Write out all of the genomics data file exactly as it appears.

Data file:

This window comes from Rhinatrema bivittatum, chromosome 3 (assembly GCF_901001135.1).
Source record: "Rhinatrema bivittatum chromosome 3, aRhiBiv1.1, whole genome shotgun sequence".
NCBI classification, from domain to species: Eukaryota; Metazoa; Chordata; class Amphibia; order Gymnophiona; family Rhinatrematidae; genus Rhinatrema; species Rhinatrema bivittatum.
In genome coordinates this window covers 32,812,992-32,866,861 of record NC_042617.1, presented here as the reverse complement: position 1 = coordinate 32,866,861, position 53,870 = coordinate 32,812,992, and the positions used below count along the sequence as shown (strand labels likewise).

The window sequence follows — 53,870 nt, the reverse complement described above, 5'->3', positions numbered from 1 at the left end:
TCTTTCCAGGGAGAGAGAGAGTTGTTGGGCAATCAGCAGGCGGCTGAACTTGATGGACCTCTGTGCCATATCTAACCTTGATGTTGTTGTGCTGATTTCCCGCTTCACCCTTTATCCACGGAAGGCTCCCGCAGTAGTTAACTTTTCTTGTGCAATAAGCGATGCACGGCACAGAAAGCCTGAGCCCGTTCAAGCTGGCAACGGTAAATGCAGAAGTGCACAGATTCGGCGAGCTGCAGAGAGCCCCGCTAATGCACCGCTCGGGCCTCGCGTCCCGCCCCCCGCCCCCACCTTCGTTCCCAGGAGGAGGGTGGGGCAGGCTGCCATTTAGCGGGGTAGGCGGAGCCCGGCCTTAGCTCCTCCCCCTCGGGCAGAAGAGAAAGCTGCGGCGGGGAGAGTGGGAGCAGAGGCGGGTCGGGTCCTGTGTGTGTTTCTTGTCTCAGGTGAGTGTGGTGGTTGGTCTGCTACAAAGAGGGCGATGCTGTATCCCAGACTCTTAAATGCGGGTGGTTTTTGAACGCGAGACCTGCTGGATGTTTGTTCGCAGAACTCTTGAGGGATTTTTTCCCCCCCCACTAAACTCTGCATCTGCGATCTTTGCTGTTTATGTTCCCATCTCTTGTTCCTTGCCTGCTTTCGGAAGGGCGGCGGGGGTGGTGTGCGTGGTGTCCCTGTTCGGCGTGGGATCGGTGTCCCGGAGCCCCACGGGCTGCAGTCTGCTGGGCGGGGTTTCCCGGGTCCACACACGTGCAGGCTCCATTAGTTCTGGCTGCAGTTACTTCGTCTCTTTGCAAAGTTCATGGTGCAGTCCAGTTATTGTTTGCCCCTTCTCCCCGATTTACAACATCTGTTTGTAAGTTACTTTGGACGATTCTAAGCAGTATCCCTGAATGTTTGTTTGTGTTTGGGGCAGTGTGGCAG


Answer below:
This window comes from Rhinatrema bivittatum, chromosome 3 (assembly GCF_901001135.1).
Source record: "Rhinatrema bivittatum chromosome 3, aRhiBiv1.1, whole genome shotgun sequence".
NCBI classification, from domain to species: Eukaryota; Metazoa; Chordata; class Amphibia; order Gymnophiona; family Rhinatrematidae; genus Rhinatrema; species Rhinatrema bivittatum.
In genome coordinates this window covers 32,812,992-32,866,861 of record NC_042617.1, presented here as the reverse complement: position 1 = coordinate 32,866,861, position 53,870 = coordinate 32,812,992, and the positions used below count along the sequence as shown (strand labels likewise).

The window sequence follows — 53,870 nt, the reverse complement described above, 5'->3', positions numbered from 1 at the left end:
TCTTTCCAGGGAGAGAGAGAGTTGTTGGGCAATCAGCAGGCGGCTGAACTTGATGGACCTCTGTGCCATATCTAACCTTGATGTTGTTGTGCTGATTTCCCGCTTCACCCTTTATCCACGGAAGGCTCCCGCAGTAGTTAACTTTTCTTGTGCAATAAGCGATGCACGGCACAGAAAGCCTGAGCCCGTTCAAGCTGGCAACGGTAAATGCAGAAGTGCACAGATTCGGCGAGCTGCAGAGAGCCCCGCTAATGCACCGCTCGGGCCTCGCGTCCCGCCCCCCGCCCCCACCTTCGTTCCCAGGAGGAGGGTGGGGCAGGCTGCCATTTAGCGGGGTAGGCGGAGCCCGGCCTTAGCTCCTCCCCCTCGGGCAGAAGAGAAAGCTGCGGCGGGGAGAGTGGGAGCAGAGGCGGGTCGGGTCCTGTGTGTGTTTCTTGTCTCAGGTGAGTGTGGTGGTTGGTCTGCTACAAAGAGGGCGATGCTGTATCCCAGACTCTTAAATGCGGGTGGTTTTTGAACGCGAGACCTGCTGGATGTTTGTTCGCAGAACTCTTGAGGGATTTTTTCCCCCCCCACTAAACTCTGCATCTGCGATCTTTGCTGTTTATGTTCCCATCTCTTGTTCCTTGCCTGCTTTCGGAAGGGCGGCGGGGGTGGTGTGCGTGGTGTCCCTGTTCGGCGTGGGATCGGTGTCCCGGAGCCCCACGGGCTGCAGTCTGCTGGGCGGGGTTTCCCGGGTCCACACACGTGCAGGCTCCATTAGTTCTGGCTGCAGTTACTTCGTCTCTTTGCAAAGTTCATGGTGCAGTCCAGTTATTGTTTGCCCCTTCTCCCCGATTTACAACATCTGTTTGTAAGTTACTTTGGACGATTCTAAGCAGTATCCCTGAATGTTTGTTTGTGTTTGGGGCAGTGTGGCAG